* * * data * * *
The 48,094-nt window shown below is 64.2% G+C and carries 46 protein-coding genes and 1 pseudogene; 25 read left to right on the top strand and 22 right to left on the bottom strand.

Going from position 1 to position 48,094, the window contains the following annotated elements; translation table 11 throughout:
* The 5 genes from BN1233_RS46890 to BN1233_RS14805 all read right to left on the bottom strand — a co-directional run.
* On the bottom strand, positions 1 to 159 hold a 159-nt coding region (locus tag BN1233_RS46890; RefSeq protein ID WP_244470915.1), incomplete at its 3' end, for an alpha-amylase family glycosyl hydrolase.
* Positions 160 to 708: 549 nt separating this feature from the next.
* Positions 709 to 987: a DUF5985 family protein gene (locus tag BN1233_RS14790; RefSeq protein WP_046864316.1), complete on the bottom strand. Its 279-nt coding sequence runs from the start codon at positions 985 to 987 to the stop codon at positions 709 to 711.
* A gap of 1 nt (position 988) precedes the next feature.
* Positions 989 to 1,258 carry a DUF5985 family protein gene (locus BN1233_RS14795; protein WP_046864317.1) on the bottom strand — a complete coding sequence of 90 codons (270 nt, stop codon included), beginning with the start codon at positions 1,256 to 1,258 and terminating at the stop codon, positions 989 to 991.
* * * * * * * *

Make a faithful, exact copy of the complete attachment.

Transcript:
The 48,094-nt window shown below is 64.2% G+C and carries 46 protein-coding genes and 1 pseudogene; 25 read left to right on the top strand and 22 right to left on the bottom strand.

Going from position 1 to position 48,094, the window contains the following annotated elements; translation table 11 throughout:
* The 5 genes from BN1233_RS46890 to BN1233_RS14805 all read right to left on the bottom strand — a co-directional run.
* On the bottom strand, positions 1 to 159 hold a 159-nt coding region (locus tag BN1233_RS46890; RefSeq protein ID WP_244470915.1), incomplete at its 3' end, for an alpha-amylase family glycosyl hydrolase.
* Positions 160 to 708: 549 nt separating this feature from the next.
* Positions 709 to 987: a DUF5985 family protein gene (locus tag BN1233_RS14790; RefSeq protein WP_046864316.1), complete on the bottom strand. Its 279-nt coding sequence runs from the start codon at positions 985 to 987 to the stop codon at positions 709 to 711.
* A gap of 1 nt (position 988) precedes the next feature.
* Positions 989 to 1,258 carry a DUF5985 family protein gene (locus BN1233_RS14795; protein WP_046864317.1) on the bottom strand — a complete coding sequence of 90 codons (270 nt, stop codon included), beginning with the start codon at positions 1,256 to 1,258 and terminating at the stop codon, positions 989 to 991.